Sunday, September 10, 2017

Emily Katz Anhalt's "Enraged: Why Violent Times Need Ancient Greek Myths"

Emily Katz Anhalt teaches Classical languages and literature at Sarah Lawrence College. She holds a Ph.D. from Yale University and is the author of Solon the Singer: Politics and Poetics.

Anhalt applied the “Page 99 Test” to her new book, Enraged: Why Violent Times Need Ancient Greek Myths, and reported the following:
From page 99:
“…he fell face first upon the corpse far from fertile Larisa, nor did he give recompense to his dear parents in return for their rearing him. But his lifetime was brief, as he was laid low by the spear of high-spirited Ajax” (Iliad 17. 293-303). Ajax may feel proud of this conquest, but the narrative prevents the audience from sharing his enthusiasm. We imagine instead the grief of far-away parents.

The details in these descriptions of death emphasize the contrasts between the values of the characters and the perspective of the audience. Warfare, for the characters, provides the opportunity to win glory. But the similes and little vignettes evoke the experience of the victims and validate the lives lost…. The Iliad makes us see all dying warriors, not just Greek ones, as fully human and important and their deaths as tragic.
The ancient Greeks established the world’s first-ever democratic political institutions. Over centuries, their myths accompanied and promoted this historically unprecedented transition from tribalism to civil society and emphasized the crucial first step: recognize that rage-fueled violence doesn’t serve you very well, and stop admiring violent rage in other people.

Stories we read, watch, or tell shape our attitudes and priorities. They teach us what to admire and what to condemn. Ancient Greek myths remind us that you can make all the economic and institutional changes that you want, but unless you address the human propensity for violence, you are not going to find yourself living in a desirable, flourishing community. In practice, democratic procedures and institutions can easily promote tyrannical abuses of power and even atrocities. Over many centuries, Greek myths exposed rage-fueled violence as short-sighted and self-destructive. They criticized the abuse of power and introduced the concept of verbal debate as a more constructive alternative.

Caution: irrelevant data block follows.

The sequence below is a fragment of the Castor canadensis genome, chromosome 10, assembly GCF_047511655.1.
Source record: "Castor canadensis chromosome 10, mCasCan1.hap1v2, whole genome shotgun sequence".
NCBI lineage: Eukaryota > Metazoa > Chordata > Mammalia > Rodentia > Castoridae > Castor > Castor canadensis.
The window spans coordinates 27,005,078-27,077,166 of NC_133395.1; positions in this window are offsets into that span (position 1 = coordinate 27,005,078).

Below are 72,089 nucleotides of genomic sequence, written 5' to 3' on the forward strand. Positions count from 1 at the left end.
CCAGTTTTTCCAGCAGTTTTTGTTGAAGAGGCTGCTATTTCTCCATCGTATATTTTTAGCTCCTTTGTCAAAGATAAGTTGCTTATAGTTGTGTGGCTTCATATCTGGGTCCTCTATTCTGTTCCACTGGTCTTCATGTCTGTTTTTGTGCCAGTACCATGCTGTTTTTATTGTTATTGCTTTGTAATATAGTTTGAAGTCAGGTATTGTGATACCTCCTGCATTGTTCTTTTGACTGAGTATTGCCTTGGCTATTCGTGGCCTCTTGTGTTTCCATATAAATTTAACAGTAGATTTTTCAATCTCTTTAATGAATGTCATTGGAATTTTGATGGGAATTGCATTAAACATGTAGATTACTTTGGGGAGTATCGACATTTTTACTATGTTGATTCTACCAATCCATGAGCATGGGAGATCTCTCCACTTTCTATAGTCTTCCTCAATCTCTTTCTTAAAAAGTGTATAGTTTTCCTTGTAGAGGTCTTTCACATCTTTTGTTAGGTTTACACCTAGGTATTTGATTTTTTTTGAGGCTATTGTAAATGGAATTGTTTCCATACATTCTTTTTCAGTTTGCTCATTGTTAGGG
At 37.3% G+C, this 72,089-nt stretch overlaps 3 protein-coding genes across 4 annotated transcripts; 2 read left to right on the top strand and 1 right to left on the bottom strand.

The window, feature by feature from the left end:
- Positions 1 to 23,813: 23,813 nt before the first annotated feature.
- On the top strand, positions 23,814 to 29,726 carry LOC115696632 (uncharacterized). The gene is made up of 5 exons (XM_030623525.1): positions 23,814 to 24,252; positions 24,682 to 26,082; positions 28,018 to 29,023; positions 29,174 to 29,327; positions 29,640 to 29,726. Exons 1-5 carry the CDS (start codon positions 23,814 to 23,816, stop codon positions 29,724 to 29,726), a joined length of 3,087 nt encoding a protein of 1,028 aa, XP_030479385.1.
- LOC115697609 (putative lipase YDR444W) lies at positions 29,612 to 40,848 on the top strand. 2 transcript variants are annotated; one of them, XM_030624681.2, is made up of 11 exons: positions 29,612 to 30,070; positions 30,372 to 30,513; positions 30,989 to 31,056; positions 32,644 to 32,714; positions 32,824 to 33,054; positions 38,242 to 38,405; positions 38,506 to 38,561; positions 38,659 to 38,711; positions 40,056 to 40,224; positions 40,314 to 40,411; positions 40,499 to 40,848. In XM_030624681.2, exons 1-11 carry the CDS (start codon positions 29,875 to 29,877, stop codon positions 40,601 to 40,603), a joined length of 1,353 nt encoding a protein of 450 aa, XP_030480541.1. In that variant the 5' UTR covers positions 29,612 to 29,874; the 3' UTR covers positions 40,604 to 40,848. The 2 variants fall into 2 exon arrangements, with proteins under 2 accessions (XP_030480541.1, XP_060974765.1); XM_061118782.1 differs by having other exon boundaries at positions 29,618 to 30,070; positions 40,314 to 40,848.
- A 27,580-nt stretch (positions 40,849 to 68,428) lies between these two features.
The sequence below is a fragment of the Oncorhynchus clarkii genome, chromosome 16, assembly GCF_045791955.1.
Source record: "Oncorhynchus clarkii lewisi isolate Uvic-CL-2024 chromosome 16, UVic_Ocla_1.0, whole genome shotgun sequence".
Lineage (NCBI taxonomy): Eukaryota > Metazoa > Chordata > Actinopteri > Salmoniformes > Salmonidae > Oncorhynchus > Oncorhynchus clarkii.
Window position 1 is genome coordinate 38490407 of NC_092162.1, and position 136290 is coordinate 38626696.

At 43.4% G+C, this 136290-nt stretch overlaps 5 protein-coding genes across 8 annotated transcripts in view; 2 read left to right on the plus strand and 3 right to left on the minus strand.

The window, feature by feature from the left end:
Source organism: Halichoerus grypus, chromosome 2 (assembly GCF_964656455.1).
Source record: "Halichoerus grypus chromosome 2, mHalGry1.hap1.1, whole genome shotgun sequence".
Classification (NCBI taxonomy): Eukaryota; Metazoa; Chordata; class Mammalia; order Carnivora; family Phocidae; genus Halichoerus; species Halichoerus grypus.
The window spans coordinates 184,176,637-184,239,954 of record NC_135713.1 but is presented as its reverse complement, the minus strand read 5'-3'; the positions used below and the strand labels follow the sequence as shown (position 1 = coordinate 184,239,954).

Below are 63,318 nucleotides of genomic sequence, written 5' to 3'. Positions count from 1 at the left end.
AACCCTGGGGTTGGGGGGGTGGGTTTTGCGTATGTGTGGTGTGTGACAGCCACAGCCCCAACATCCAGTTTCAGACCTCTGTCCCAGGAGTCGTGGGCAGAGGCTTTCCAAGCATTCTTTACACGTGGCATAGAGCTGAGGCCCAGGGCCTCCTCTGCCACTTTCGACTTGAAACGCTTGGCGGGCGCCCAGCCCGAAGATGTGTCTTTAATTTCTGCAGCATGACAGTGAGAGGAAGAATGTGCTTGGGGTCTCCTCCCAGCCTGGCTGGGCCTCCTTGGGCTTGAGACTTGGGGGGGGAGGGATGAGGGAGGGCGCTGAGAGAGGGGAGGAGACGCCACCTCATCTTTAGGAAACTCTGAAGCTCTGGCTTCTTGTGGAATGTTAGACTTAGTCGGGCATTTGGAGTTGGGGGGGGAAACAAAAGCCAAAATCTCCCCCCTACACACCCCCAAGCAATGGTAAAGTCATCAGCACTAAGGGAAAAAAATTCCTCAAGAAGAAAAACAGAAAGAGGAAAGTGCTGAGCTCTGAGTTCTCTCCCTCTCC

Each chapter of Enraged includes a retelling of a tale from Homer’s Iliad (c. 8th-century BCE) or two 5th-century BCE Athenian tragedies followed by a discussion of the story’s significance.

Page 99 discusses the Iliad’s depictions of hand-to-hand combat in the Trojan War. Similes and biographical details of fallen warriors emphasize the tragic loss of each human life, Greek and Trojan alike. Distinguishing the audience’s perspective from that of the characters, the Iliad began – more than 3,000 years ago -- to challenge the Greeks’ traditional enthusiasm for violence and to cultivate the audience’s capacity for empathy.

Democracy wasn’t even a concept until the late 6th century BCE, when the Athenians coined the word and tried the experiment. Non-violent democratic decision-making largely prevailed in Athens for nearly two centuries (508-322 BCE). In the 21st century, however, we are moving in the opposite direction, often reverting to violence in tribal and partisan confrontations. World-wide, we are empowering strongmen, autocratic rulers who may even be popularly elected. Ancient Greek myths remind us of the costs to ourselves of relying on rage-fueled violence as a political tool. They remind us of the value of empathy, self-restraint, and productive discussion.
Learn more about Enraged at the Yale University Press website.

--Marshal Zeringue